There is perhaps no better metaphor for the painful relationship between patients and our for-profit healthcare system than the fact that Anthem Blue Cross thinks you don't need
It's not "medically necessary," the insurer says.
Anyone who has experienced this most invasive of medical procedures might think otherwise.
I spoke the other day with a fellow named Michael, who works locally in the TV industry but didn't want me using his full name because he's terrified that Anthem will retaliate by messing with his coverage (and it says a lot about our system that this is even a consideration).
Michael is in his 50s, so he's at that age when men are supposed to bow before the gods of gastroenterology.
His doctor has scheduled a colonoscopy in coming weeks, and Michael faces the prospect of paying hundreds of dollars out of pocket for anesthesia if he doesn't want to be awake for every excruciating moment of the exam.
Michael already knows what he'll do. He'll pay.
"I can't imagine going through that procedure without anesthesia," he told me.
Many, if not most, people would agree. There are certain experiences in life that you just don't want to be conscious for.
So Anthem's policy raises a number of questions. How do you define "medical necessity"? Does it apply only to life-or-death situations? Or does it also apply to making a patient more comfortable, or to making a very important preventive treatment more accessible to those with, shall we say, squeamish sensibilities?
At the same time, should Anthem be commended for trying to keep health-insurance costs down by limiting the treatments it will cover? Should other insurers follow the company's example?
Dr. Karen Sibert, a Los Angeles anesthesiologist, said that when a strong sedative is going to be used for a colonoscopy these days, the drug of choice is
"Propofol sedation is lovely in the sense that you go to sleep quickly, wake up quickly and there's very little nausea," she said.
The thing is, propofol requires the presence of an anesthesiologist or a nurse-anesthetist, as opposed to milder sedatives that can be administered by a doctor or nurse. This can add as much as $500 to the cost of the procedure, which is what Anthem is trying to avoid.
Sibert said she can see the insurer's point. While propofol might make for a kinder and gentler colonoscopy, it's not always a necessity.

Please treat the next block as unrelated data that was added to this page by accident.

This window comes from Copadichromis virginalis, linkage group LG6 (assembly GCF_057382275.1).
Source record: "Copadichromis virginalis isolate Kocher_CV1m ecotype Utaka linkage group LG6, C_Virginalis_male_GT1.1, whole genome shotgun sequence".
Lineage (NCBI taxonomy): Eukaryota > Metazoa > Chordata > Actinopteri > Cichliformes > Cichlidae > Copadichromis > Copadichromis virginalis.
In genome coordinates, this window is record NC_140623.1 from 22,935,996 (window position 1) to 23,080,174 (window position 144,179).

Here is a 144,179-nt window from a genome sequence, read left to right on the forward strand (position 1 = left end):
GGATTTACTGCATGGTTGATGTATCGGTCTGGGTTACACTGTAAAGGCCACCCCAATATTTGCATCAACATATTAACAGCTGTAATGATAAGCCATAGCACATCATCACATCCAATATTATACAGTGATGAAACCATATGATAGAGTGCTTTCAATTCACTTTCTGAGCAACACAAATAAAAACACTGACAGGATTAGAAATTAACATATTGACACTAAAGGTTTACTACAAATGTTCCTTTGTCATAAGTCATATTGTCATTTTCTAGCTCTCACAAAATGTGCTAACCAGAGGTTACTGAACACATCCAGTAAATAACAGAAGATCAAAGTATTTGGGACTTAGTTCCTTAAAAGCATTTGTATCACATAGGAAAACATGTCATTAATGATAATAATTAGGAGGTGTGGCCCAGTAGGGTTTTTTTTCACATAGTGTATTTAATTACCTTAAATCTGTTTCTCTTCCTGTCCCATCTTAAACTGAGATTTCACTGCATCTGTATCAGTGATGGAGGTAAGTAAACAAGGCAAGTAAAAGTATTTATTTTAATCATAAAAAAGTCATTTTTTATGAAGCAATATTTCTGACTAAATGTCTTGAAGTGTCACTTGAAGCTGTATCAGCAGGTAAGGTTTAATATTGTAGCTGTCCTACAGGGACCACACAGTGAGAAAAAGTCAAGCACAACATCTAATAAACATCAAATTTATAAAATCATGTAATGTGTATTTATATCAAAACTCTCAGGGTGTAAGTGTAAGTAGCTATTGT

"I think we can all agree that luxury cars are wonderful, but an economy car can get the job done," Sibert said.
Some smaller insurers have followed Anthem's example. In 2008,
Gastroenterologists I spoke with said there's no question that propofol is preferred for colonoscopies.
Dr. Eric Esrailian, co-chief of the Division of Digestive Diseases at
"Colon cancer is a preventable cancer," he said. "Screenings are the key. We should do whatever is necessary for society to be screened."
Colorectal cancers are the second-leading cause of cancer deaths in the United States, after
While Anthem might be saving money by limiting use of propofol, it could be argued that the company is being shortsighted in its thinking.
Colonoscopies are intended to head off very costly ailments. Would it be cheaper over the long run for Anthem to make this test as easy and appealing as possible to the greatest number of people?
Leslie Porras, an Anthem spokeswoman, declined to answer that question.
But she said the company will cover anesthesia for colonoscopies "if it's deemed medically necessary by the physician, i.e. high risk."
Apparently that means that if a doctor makes a convincing case for propofol, the insurer will cave. Esrailian told me he's never been turned down by Anthem when he's insisted on propofol for a patient.
But other gastroenterologists have warned Anthem members that they may be in for considerable discomfort unless they're ready to pay their own way for propofol.
Alister George, medical director of the Digestive Health Center in Thousand Oaks, said in a letter to patients that if they're insured by Anthem, they're covered only for "moderate conscious sedation."
"At times the pain experienced while undergoing conscious sedation may be very unpleasant for some patients," he wrote. "The drugs used for conscious sedation may cause side effects such as prolonged drowsiness, low
"Compared to propofol," George noted, "the recovery time for conscious sedation is considerably longer."
Dr. William Stuppy, a Los Angeles gastroenterologist, told me it's hard for him to imagine performing a colonoscopy these days without propofol.
"It makes the procedure easier on the patient and easier for me," he said.
UCLA's Esrailian said there's now discussion in the medical world of allowing gastroenterologists to administer propofol without the oversight of an anesthesiologist.
He noted that doctors are already giving patients relatively powerful painkillers such as
I'm not qualified to say if loosening restrictions on propofol is the correct move. But Esrailian makes a good point: The goal should be to increase the number of people undergoing colonoscopies and getting a jump on potentially cancerous growths.
"This is such an important procedure," he said. "We really need to look at how we can get as many people as possible to have this procedure."
If an insurer is more interested in saving a buck than in preventing a cancer that kills more than 50,000 Americans every year, it seems that somebody's priorities are horribly out of whack.